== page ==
Kōrero: Ombudsmen and officers of Parliament

Whārangi 5. Ombudsmen – whistleblowing

Ngā whakaahua me ngā rauemi katoa o tēnei kōrero

Sir John Robertson, chief ombudsman in the mid-1980s, advocated legislation to protect whistleblowers – public servants who had revealed wrongdoing within their organisations. However, the 1990 public service code of conduct threatened disciplinary action for unauthorised release of any information, no matter what the motive. By the early 1990s ombudsmen had received several complaints of victimisation from whistleblowers.

Legislative change

Under the Protected Disclosures Act 2000, public-sector employees can reveal serious wrongdoing and claim legal protections against liability or adverse treatment. Types of misconduct which may justify disclosure include:

  • misuse of public funds
  • acts that pose serious risk to public health or safety
  • acts that undermine maintenance of the law, particularly the prevention, investigation and detection of offences and the right to a fair trial
  • criminal offences.

Disclosure procedures

An employee is expected to raise a concern with the head of the organisation first, unless there is reason to believe that person is involved in the serious misconduct. If this is the case, or if the employee speaks out but no action is taken within a reasonable time, the matter can be referred to the ombudsmen, one of a number of senior officials or a cabinet minister. 

A warning whistle

In 1994 Neil Pugmire, then a nurse at Lake Alice Hospital, expressed concern to management about the release of dangerous psychiatric patients into the community. One such patient kidnapped and attempted to sexually violate a young boy, and indecently assaulted two other children. When Pugmire’s complaints were not taken seriously, he went public, gaining considerable sympathy. He was suspended and then dismissed from his job, but later reinstated by the Employment Court.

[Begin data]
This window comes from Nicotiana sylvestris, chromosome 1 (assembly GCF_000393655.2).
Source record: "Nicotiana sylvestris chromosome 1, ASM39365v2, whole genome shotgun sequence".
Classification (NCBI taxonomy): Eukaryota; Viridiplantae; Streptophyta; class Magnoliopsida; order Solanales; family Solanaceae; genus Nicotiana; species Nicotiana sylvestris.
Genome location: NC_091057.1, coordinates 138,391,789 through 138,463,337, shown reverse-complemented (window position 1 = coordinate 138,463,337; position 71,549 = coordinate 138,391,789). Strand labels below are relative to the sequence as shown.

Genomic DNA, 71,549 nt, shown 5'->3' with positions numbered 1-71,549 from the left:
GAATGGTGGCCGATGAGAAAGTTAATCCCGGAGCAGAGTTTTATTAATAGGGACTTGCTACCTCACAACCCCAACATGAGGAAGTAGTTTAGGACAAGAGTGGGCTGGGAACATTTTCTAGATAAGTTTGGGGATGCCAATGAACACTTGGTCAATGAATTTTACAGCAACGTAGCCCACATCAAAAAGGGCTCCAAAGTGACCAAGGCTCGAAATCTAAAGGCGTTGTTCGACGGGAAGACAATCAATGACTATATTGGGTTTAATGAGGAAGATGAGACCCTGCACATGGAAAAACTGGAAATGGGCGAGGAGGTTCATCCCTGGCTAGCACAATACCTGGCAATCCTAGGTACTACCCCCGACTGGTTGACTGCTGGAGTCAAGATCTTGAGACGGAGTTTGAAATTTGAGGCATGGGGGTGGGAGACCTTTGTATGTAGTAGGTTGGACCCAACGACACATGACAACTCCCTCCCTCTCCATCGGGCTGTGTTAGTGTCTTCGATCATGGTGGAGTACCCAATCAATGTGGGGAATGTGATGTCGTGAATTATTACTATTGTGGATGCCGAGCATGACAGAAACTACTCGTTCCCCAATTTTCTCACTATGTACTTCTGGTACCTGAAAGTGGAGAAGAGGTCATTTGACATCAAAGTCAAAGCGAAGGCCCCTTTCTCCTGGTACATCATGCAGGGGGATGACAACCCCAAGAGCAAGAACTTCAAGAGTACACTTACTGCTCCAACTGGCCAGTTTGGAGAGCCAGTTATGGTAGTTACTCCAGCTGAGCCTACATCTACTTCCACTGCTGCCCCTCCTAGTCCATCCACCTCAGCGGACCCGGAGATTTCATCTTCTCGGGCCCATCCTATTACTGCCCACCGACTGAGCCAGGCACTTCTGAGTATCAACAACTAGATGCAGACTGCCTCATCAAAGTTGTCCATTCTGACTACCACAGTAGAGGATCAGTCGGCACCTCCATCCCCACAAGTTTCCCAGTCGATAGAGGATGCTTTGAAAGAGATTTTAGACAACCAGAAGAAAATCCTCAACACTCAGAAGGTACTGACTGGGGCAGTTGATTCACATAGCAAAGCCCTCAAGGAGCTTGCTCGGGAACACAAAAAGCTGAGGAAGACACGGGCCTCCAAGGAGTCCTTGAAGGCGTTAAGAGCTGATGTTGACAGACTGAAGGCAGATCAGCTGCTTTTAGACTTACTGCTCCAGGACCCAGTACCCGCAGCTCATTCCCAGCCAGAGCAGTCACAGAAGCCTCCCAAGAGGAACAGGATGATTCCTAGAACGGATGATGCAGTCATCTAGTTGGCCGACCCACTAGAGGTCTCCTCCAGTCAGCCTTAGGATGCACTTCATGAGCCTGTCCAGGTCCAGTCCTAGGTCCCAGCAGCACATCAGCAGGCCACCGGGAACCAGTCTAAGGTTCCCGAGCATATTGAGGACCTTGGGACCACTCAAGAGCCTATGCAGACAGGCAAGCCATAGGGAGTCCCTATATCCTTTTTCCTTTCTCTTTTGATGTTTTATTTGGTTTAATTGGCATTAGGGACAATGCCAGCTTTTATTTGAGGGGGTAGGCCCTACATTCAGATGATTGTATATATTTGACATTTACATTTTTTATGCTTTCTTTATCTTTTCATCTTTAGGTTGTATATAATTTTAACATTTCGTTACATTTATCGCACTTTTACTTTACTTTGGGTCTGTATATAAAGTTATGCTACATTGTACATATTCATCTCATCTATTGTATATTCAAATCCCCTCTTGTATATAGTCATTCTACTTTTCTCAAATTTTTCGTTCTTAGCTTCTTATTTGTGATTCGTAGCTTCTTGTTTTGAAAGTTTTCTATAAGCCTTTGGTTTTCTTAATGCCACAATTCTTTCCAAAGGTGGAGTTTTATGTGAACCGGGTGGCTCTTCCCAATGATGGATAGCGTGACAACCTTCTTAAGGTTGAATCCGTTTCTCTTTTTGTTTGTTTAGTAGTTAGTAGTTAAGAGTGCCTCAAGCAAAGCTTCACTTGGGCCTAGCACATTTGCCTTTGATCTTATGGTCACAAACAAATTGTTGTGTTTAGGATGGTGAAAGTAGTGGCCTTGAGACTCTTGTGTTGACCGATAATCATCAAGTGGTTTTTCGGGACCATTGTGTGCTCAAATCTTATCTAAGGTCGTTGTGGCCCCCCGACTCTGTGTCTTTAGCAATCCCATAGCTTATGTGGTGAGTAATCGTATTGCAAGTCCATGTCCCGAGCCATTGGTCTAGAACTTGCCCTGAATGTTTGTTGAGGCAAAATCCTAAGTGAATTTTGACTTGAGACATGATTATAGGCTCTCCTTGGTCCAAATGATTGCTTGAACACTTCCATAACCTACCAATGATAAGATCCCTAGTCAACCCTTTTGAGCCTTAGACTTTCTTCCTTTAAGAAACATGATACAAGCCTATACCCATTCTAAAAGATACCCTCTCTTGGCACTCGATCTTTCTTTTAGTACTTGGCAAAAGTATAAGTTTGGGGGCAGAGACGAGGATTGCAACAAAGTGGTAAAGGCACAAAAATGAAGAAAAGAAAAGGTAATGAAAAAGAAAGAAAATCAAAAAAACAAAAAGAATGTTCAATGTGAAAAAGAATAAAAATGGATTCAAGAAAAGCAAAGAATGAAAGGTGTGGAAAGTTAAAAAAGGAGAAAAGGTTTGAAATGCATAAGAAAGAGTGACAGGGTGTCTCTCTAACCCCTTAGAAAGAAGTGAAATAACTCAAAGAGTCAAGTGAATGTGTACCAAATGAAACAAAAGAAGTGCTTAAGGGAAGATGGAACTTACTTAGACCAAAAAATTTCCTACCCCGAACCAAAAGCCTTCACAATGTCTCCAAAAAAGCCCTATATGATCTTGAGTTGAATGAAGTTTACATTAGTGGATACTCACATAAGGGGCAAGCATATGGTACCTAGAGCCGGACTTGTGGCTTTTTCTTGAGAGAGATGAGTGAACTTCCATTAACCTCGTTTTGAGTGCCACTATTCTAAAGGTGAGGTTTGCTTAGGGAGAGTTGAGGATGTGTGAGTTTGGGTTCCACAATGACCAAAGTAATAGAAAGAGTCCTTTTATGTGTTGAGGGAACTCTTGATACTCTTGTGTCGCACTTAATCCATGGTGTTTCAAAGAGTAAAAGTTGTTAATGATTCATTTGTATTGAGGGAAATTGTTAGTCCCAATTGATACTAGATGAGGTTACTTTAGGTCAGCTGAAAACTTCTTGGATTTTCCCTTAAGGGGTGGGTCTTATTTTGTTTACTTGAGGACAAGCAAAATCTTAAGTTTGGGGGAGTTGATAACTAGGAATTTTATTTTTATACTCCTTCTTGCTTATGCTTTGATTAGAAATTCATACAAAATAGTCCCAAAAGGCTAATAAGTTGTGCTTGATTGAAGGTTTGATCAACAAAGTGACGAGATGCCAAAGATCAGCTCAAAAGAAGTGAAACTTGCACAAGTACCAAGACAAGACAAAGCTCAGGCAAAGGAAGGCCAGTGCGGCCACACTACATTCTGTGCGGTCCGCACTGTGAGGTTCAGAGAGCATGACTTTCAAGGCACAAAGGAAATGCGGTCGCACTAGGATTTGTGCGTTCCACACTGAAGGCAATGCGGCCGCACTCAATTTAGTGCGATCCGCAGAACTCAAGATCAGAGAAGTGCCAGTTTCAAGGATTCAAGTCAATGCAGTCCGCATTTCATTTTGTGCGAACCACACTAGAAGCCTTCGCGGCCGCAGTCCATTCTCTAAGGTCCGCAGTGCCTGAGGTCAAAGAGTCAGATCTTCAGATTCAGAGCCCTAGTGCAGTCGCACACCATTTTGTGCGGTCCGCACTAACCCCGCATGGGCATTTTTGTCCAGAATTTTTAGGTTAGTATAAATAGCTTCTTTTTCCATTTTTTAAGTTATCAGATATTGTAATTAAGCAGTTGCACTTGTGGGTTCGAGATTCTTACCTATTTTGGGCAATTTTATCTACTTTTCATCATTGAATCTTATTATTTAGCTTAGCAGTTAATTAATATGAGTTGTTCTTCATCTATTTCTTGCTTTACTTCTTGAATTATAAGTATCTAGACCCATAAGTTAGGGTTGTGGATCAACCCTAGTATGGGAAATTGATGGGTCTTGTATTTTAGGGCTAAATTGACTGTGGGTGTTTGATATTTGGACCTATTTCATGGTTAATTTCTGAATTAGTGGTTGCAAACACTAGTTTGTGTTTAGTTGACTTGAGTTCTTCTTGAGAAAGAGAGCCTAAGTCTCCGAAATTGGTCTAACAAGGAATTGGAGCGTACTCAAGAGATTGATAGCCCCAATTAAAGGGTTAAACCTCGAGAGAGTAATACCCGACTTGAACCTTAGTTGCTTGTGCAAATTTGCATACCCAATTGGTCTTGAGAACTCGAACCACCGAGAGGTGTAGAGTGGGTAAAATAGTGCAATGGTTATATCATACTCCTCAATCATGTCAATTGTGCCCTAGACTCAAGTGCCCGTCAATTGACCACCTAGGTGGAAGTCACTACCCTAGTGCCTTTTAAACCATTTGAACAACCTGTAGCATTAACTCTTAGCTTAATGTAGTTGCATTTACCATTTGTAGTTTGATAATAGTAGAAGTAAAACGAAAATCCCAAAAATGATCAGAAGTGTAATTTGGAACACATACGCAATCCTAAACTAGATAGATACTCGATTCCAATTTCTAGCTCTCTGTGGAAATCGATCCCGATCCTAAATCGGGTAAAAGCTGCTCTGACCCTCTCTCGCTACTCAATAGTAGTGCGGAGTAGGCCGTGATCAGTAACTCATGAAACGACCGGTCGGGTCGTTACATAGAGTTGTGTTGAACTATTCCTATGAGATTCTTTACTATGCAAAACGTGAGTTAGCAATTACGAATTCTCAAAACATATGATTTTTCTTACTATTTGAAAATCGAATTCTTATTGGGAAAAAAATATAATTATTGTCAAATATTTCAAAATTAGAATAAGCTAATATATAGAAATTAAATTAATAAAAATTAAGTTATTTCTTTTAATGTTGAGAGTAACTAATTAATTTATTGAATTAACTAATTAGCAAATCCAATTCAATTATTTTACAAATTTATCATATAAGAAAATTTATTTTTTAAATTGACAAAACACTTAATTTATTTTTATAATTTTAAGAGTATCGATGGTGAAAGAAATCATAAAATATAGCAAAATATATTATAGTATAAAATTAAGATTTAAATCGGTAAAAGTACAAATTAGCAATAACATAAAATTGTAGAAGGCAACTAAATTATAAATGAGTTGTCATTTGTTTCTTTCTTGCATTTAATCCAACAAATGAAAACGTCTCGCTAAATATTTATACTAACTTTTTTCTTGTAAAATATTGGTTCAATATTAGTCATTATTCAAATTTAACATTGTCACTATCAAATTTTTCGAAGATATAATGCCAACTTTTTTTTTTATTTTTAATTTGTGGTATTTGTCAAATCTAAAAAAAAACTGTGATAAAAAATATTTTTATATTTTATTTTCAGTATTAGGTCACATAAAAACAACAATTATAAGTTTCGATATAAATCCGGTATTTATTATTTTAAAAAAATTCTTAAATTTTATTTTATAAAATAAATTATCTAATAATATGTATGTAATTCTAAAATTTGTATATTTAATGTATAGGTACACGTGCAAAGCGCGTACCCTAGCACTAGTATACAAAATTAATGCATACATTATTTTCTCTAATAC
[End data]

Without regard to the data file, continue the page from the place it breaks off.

Dealing with allegations

A person to whom a disclosure is made must take all appropriate steps to have the allegation addressed. In the case of the ombudsman, this may mean using their investigatory powers to ascertain the facts. The ombudsman must also give guidance to public-sector organisations on how they should deal with whistleblowers’ disclosures.


A person to whom a disclosure is made must try to keep the whistleblower’s identity confidential unless the whistleblower consents to have it released. An employer cannot retaliate against a whistleblower who has made a disclosure to an authorised person. A disclosure made in good faith is immune from legal liability under the Protected Disclosures Act 2000.

Me pēnei te tohu i te whārangi:

David McGee, 'Ombudsmen and officers of Parliament - Ombudsmen – whistleblowing', Te Ara - the Encyclopedia of New Zealand, http://www.TeAra.govt.nz/mi/ombudsmen-and-officers-of-parliament/page-5 (accessed 20 August 2022)

He kōrero nā David McGee, i tāngia i te 20 Jun 2012, updated 20 Jan 2017